The Prophecy: How prophetic

Sometimes, real life emulates movies, which often emulate real life. Confusing? So are these mutated trout fry, spawned from fish taken from creeks in Idaho, which have been polluted with selenium from the mining operations of the J.R. Simplot Company. Among the fished raised in laboratories, some had deformed tails, deformed faces, or two heads. Some parent fish even laid deformed eggs.

Even more confusing, is that this report was done by the company itself, and it actually concluded that it would be safe to allow selenium, a toxic metal byproduct of mining,  to remain in the streams. The report even stated higher levels of selenium, above what is currently allowed by regulatory law, would be okay too.

You don’t say. I guess dead,  two-headed fish babies are kind of cute.

There are a number of problems here. One, is that people had to actually do a study to see if releasing a toxic metal into streams had any negative effect. Of course it does, assholes. The effects of selenium, and other toxic metals,  on the environment have been known for decades. They even made cool movies about it. However, it appears there is a debate withing the Environmental Protection Agency on how much poison we should allow to pollute the environment. A debate. On how much poison we should allow to pollute the environment. Poison known to mutate things. Like bears.

I know I’m just some schmuck working at a fast food joint, but I think when the fish start growing two heads, that is a good sign there is too much poison in the environment. Maybe we’re waiting for a 9-foot, two-headed trout to wade out of a stream and bitch-slap some kid’s head off before we make that assessment.

The other problem, is that J.R. Simplot actually has any say over how much selenium should be allowed into the environment. It is like asking a dog to deiced how much of your dinner it is okay to eat while you’re answering the phone. The answer will always be, “as much as it can”. I know there is a huge outcry from certain political groups, and corporations, regarding the image the public has of corporations, and the stockholders behind them,  as dirty, lying, greedy organizations, who will do anything to make a buck, even at the deteriment of everybody involved. I’d feel bad about this stereotype, if it had ever been proven wrong.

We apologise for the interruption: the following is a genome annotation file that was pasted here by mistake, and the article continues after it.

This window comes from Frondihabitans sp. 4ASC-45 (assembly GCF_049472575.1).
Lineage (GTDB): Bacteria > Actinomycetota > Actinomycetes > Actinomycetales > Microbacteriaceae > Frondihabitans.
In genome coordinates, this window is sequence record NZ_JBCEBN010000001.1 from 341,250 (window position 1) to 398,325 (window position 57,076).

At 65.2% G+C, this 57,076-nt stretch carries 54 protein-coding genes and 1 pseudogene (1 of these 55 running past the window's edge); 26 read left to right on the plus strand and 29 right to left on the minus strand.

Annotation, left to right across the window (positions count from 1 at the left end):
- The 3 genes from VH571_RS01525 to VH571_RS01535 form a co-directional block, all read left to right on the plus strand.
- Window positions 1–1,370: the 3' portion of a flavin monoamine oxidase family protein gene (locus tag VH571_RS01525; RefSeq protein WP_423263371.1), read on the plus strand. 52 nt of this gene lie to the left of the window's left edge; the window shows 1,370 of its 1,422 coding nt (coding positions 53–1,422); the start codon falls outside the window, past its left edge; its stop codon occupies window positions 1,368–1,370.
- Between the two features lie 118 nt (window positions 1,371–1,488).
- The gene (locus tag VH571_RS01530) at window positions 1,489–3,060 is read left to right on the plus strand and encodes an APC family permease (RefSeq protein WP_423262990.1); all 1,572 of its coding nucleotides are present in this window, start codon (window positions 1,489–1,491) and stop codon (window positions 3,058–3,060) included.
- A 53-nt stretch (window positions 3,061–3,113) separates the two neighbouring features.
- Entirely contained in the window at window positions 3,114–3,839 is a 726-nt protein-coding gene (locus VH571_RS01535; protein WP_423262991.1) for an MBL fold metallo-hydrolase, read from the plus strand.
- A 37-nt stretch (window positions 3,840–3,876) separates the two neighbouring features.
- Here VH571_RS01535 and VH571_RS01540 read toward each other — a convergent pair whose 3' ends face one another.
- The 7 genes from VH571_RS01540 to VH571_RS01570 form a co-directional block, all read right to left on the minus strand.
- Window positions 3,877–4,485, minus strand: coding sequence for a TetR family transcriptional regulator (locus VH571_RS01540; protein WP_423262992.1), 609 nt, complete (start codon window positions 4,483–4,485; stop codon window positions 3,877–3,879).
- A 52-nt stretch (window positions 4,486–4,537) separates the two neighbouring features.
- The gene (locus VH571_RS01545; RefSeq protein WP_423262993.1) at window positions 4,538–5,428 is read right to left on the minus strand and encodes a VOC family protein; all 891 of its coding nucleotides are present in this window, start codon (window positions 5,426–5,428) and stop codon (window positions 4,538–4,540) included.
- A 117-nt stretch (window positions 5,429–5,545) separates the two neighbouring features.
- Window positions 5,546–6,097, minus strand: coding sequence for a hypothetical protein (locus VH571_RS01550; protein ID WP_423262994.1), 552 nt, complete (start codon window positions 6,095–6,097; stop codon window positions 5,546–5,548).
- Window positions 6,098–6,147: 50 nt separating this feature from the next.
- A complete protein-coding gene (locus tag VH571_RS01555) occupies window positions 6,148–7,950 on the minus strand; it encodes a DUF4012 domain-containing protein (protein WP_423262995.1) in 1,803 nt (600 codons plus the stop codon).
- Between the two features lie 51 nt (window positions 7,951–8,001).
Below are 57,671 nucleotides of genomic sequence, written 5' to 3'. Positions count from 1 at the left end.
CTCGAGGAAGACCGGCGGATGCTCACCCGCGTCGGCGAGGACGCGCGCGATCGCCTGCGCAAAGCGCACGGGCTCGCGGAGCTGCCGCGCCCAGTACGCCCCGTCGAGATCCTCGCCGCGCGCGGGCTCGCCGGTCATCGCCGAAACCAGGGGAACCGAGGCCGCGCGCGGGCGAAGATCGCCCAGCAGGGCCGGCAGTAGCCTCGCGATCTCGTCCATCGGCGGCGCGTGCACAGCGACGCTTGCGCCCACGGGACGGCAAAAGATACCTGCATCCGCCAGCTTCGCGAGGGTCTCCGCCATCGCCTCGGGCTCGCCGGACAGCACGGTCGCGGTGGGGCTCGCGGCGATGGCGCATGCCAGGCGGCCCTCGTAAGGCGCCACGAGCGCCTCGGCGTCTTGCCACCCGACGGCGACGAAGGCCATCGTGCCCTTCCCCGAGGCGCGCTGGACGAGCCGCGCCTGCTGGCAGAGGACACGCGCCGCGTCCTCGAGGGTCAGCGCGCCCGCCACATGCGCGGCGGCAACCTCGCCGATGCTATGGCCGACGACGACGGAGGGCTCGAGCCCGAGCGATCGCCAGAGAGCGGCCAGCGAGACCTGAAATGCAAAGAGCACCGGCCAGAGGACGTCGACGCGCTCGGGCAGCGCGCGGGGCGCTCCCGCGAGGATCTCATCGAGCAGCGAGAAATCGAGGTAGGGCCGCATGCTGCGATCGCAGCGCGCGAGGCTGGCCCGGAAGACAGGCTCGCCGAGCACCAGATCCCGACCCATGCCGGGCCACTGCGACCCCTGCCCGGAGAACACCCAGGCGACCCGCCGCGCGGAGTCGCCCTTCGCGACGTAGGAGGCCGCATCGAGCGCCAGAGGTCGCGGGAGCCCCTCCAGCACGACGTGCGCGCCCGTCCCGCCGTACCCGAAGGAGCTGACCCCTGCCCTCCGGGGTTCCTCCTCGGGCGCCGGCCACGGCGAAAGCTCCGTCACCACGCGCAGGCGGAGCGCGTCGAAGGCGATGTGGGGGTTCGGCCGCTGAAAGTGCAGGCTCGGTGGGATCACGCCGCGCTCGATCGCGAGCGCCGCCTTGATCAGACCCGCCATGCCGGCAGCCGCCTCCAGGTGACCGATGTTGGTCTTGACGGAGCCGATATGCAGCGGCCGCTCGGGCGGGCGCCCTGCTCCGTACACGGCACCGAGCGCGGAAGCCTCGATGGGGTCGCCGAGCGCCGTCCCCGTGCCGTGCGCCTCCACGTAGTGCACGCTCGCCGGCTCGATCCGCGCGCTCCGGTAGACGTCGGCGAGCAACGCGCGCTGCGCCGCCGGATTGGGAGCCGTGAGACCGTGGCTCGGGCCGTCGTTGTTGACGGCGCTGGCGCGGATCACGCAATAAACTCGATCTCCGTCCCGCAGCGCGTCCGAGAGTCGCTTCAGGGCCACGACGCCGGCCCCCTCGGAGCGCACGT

Worse yet, is that the EPA thought the study was legit. The study which featured two-headed trout babies. Did they even read it? Nobody would probably even know about this, if it wasn’t for other federal scientists who picked up on the report and noted something was a bit off.

Of course, this is just one example. I’m sure there are lots more out there. Lots. Examples not caught by the EPA. Examples not noticed by federal scientists. Examples definitely not exposed by the polluters themselves. It kind of makes me want a giant, skinless bear to show up and start making campers explode inside their sleeping bags.



One comment on “The Prophecy: How prophetic

  1. I remember that movie. Saw it when I was like 11. Probably the worst movie made for ten years before and after, but scared da hell outta me. Particularly this scene. What do you suppose made the director think he needed to hold so long on the settling down feathers? Anyway, you are right, of course — conducting a study to see how much selenium is too much is a bit perverse. Enjoyed reading.

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